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This article will review the pertinent data on the use of chemotherapy for all stages of pancreatic cancer. For patients with metastatic disease, fluorouracil (5-FU) was the standard of care for several decades until a single
Carcinoma of the pancreas re mains an imposing threatto health and life, with the majority of patients presenting with advanceddisease and, in most cases, dying from it. Surgical, radiation, and chemotherapytreatments have demonstrated limited efficacy in this disease. Drs. Berlin andRothenberg concisely yet thoroughly review the data on the utility ofchemotherapy at each stage of disease. We would like to expand and emphasize thediscussion in several areas.
Impact of Trial Design on Assessment of Activity
Low frequency of objective remission and difficulty in assessing response inpancreatic cancer has led to the use of survival and clinical benefit responseas primary measures of outcome. Drs. Berlin and Rothenberg correctly callattention to the impact of stage distribution on the survival of patients with"advanced" pancreatic cancer entered into a clinical trial. Asexemplified by the three trials of the gemcitabine/fluorouracil (5-FU)combination, reported differences in survival (medians of 4.4, 7, and 11 months)might be explained by the percentage of enrolled patients with nonmetastaticdisease (0%, 46%, and 61%, respectively). This example serves to remindinvestigators of the need to pay careful attention to disease stage and suggestscaution when making comparisons between studies.
Apparently conflicting study results also contribute to the confusionregarding the utility of adjuvant chemoradiotherapy. Data from theGastrointestinal Tumor Study Group (GITSG) reported a significantly improvedmedian survival of 21 months with adjuvant chemoradiation vs 11 months with bestsupportive care. More recently, the European Organization for Research andTreatment of Cancer (EORTC) found no statistically significant survival benefitwith chemoradiotherapy in their randomized study.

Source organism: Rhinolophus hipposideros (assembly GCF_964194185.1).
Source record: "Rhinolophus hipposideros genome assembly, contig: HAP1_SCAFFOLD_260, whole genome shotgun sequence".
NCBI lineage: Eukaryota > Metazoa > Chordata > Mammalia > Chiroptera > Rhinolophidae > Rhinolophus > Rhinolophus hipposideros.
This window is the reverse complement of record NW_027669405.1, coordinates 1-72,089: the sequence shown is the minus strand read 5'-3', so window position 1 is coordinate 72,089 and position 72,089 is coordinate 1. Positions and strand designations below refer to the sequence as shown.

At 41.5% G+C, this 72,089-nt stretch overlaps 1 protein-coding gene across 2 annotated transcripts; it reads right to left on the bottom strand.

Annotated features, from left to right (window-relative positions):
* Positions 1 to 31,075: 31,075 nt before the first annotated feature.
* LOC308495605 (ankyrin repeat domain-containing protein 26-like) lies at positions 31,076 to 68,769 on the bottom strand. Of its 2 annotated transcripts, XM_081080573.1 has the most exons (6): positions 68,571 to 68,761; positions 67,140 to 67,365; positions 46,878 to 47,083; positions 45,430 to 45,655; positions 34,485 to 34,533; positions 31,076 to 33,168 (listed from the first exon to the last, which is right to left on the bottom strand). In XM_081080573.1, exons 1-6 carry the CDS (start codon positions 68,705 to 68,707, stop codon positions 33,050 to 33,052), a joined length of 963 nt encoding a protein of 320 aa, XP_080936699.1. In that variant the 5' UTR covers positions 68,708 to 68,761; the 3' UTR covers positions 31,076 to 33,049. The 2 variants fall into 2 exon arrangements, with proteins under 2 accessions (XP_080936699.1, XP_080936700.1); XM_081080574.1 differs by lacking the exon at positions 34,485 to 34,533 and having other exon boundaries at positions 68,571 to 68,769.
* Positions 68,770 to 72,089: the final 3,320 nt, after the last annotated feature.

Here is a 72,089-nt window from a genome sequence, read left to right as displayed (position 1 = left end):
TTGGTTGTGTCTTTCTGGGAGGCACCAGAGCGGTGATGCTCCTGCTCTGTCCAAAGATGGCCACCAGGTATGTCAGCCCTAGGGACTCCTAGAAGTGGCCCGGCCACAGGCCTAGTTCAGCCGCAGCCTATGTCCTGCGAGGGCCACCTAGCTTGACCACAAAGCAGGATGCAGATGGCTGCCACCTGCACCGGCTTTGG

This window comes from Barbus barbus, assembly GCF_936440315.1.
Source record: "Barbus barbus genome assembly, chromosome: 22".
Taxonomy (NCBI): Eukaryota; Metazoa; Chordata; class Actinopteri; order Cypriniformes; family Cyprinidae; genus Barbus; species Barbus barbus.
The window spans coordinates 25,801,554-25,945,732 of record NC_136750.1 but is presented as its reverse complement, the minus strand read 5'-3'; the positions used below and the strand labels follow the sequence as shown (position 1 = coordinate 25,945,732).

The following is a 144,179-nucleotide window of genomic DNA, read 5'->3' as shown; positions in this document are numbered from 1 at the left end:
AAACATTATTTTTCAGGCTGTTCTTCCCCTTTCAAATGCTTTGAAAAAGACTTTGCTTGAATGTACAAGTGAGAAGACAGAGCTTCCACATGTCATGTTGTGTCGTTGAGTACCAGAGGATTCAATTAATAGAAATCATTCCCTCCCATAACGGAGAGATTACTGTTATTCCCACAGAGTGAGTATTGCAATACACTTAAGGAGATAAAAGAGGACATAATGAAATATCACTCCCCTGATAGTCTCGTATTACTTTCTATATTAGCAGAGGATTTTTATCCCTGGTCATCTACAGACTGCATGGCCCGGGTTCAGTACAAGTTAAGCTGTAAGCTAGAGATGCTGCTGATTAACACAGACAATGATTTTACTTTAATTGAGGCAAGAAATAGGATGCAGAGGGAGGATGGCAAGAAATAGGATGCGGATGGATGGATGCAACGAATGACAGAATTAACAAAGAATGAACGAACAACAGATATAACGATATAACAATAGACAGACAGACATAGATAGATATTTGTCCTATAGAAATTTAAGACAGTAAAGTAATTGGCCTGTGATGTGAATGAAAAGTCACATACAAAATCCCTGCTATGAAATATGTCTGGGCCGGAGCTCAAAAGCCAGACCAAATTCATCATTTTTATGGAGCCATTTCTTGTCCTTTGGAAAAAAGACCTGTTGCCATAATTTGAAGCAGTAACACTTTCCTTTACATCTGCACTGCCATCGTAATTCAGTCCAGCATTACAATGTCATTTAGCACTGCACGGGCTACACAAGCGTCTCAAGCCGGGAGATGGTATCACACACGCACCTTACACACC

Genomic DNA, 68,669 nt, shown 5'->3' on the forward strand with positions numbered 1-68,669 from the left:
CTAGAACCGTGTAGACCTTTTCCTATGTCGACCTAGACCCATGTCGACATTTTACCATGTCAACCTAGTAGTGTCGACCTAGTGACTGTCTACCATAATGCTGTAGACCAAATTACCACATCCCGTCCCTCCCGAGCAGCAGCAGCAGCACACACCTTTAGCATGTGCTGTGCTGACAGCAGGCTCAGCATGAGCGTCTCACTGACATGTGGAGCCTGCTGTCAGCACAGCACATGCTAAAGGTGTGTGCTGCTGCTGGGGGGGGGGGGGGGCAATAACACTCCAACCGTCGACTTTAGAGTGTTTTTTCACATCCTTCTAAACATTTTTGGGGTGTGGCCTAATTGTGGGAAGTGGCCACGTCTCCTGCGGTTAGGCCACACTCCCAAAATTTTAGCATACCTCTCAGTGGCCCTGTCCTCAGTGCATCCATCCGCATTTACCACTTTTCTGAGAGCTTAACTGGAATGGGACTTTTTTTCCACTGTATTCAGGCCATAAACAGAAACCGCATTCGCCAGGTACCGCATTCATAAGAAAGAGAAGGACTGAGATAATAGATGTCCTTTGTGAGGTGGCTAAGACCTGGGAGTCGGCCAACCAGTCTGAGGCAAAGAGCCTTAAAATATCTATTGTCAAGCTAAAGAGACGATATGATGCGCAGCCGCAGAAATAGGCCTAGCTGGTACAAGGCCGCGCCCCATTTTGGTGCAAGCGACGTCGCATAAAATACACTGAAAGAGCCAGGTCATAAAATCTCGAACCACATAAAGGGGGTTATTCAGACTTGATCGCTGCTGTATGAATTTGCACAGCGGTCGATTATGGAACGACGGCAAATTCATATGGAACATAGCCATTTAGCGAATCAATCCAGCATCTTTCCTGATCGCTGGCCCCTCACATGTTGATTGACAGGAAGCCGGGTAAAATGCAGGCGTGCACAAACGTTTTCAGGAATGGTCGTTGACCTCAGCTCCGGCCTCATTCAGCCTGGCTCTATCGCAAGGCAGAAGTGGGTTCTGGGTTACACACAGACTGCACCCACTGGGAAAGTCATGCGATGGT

Why did the trials differ in their conclusions? In the EORTC trial, 20% ofpatients randomized to the treatment arm did not receive treatment, which likelyhad an impact on the non-statistically significant but improved mediansurvival of 24.5 months in the treatment arm vs 19 months in the control arm. Inaddition, patients in that trial received only 4 weeks of chemotherapy, whereaspatients in the GITSG trial received 5-FU for 2 years. Perhaps mostimportantly, both studies were underpowered, leading us in the first instance todoubt a positive study, and in the second, to dismiss a clinically meaningfulbenefit due to lack of statistical significance.
We believe adequately powered, well-designed studies with contemporaryregimens administered for an appropriate length of time, if performed, woulddemonstrate a benefit for adjuvant therapy in pancreatic cancer followingcurative resection.
Markers of Response Need to Be Reevaluated
Difficulties with radiographic tumor measurements prompted the development ofa set of criteria for the systematic evaluation of pain, daily analgesic use,performance status, and weight gain, collectively termed clinical benefitresponse. The approval and acceptance of gemcitabine (Gemzar) as therapy foradvanced pancreatic cancer was based principally on improvements in clinicalbenefit response as compared to 5-FU. Clinical benefit response is useful butlimited by its subjectivity, the need for symptoms, awkwardness in itsapplication, and lack of data regarding its reproducibility. An objective markerof clinical benefit that might identify response earlier or more reliably isneeded in this disease.
Several groups have evaluated CA 19-9 as a predictor of disease responseand survival. Heinemann et al prospectively evaluated CA 19-9 levels in 21patients with advanced disease treated with gemcitabine and cisplatin (Platinol).In this study, changes in CA 19-9 levels correlated with radiographic diseaseresponse and with changes in tumor marker levels occurring earlier in the courseof therapy as compared to radiographic changes. Additional reports describe acorrelation between changes in CA 19-9 and survival followingtreatment.[2,3] Thus, CA 19-9 appears to be a reliable, objective measure,rendering it reasonable to include as an assessment of treatment effect infuture studies.
Fluoropyrimidine and Taxanes
The fluoropyrimidine 5-FU was considered standard treatment for pancreaticcancer until 1997, when Burris et al reported the results of a randomized trialcomparing weekly gemcitabine and 5-FU. Gemcitabine was found to be moreeffective in alleviating symptoms (ie, improved clinical benefit response) andprolonging survival than bolus injections of 5-FU. Based on this study, thepalliative benefit of gemcitabine is superior to bolus injections of 5-FU, butthis trial and the strengths of its conclusion can be questioned. Among patientswho consented to the study, 21% were never treated.